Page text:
When you have an air exchanger installed in your home, you need to know how to clean it as part of its proper maintenance. This way, you can expect it to function smoothly as it does its job efficiently and effectively. This is what we will talk about in this article. We asked for the help of the experts on how to accomplish this task, and here's what we learned from them.
To clean your air exchanger, you need to:
- Turn off the appliance.
- Remove the core and secondary filters inside the housing.
- Vacuum the core and filters.
- Soak them in warm soapy water for a couple of hours.
- Rinse and dry.
- While waiting for the filters to dry, clean the interior of the air exchanger housing unit.
- Remove loose dirt from the air ducts.
- Vacuum the interior components as well as the ducts and fan.
- Wipe the interior surface to remove the remaining dirt.
- When the core and filters are finally dry, reassemble them inside the housing.
Keep on reading to know more details about the proper cleaning and maintenance of your air exchanger unit. We'll also talk about how often you should clean your air exchanger filter and if it's a good idea to leave it on all the time. Let's get to work!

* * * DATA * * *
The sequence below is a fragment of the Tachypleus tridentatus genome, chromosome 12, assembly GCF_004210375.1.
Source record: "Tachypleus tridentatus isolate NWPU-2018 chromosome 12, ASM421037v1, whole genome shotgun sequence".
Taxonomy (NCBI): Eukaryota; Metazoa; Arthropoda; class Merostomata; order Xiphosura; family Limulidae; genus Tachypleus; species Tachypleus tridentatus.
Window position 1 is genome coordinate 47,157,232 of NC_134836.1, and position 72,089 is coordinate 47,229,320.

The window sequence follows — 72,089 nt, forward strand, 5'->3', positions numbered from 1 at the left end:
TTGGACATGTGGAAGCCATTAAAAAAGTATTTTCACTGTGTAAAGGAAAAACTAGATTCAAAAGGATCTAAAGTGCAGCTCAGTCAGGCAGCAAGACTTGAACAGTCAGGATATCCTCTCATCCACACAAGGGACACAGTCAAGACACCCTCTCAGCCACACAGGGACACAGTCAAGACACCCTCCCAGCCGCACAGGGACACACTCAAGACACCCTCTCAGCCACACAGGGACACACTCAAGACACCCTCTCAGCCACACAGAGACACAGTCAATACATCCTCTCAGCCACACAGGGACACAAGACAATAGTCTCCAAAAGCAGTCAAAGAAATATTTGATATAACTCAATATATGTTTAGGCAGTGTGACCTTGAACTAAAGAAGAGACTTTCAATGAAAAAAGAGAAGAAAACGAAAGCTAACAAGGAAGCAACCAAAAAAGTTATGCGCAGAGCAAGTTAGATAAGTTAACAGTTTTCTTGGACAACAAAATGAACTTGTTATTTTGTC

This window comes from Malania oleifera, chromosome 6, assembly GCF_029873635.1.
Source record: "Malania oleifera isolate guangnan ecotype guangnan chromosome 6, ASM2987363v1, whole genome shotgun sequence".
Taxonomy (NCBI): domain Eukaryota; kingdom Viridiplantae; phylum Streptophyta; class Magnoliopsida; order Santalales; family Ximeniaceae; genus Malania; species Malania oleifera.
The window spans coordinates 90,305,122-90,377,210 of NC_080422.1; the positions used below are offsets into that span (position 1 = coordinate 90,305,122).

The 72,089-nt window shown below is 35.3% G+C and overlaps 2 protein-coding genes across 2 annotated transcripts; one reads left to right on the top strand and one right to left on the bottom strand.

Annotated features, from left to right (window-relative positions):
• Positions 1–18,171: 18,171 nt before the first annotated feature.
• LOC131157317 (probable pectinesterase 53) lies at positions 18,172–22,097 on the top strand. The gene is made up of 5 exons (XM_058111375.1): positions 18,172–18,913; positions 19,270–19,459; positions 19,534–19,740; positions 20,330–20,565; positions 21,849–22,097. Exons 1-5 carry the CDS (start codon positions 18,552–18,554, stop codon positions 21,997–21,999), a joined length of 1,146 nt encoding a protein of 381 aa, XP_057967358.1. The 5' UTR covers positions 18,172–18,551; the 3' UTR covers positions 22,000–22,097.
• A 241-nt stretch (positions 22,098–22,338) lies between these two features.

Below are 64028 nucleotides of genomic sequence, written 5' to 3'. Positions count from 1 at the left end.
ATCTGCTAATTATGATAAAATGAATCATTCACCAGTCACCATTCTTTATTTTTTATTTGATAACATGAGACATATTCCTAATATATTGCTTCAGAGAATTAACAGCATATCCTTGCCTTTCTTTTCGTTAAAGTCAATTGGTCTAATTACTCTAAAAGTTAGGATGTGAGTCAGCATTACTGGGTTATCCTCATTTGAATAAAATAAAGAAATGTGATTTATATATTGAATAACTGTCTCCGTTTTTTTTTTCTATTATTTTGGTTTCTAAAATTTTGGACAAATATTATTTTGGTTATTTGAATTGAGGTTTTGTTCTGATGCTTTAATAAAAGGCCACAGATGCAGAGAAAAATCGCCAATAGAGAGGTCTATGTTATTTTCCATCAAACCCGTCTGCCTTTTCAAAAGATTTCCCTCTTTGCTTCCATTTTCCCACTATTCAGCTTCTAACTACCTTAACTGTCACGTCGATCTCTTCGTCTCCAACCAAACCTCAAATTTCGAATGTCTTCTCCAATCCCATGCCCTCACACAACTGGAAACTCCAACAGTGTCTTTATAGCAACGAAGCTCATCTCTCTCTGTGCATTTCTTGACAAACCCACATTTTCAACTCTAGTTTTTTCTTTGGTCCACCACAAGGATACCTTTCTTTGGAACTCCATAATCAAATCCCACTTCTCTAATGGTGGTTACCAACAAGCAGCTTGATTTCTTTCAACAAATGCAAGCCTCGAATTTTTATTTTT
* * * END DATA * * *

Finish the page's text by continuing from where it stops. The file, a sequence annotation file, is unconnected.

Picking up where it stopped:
Air Exchangers and Their Maintenance
You might not be aware of this, but many of our indoor activities generate pollutants in the air. When we cook, some odors and aromas linger in the air. When we clean, dust particles float in the air.
When we keep furry friends inside our homes, their pet dander can contribute to contaminants in our indoor air. All these pollutants can get trapped inside our homes unless we find ways to filter them out.
Air exchangers are one of the appliances that can help improve your indoor air quality. They remove stale air indoors to help get rid of foul smells. They also suck humid air and bring in fresh air from the outside so that there's continuous airflow.
This ventilation helps in maintaining the humidity level inside homes within the ideal range. In turn, this would prevent the growth of mold and mildew.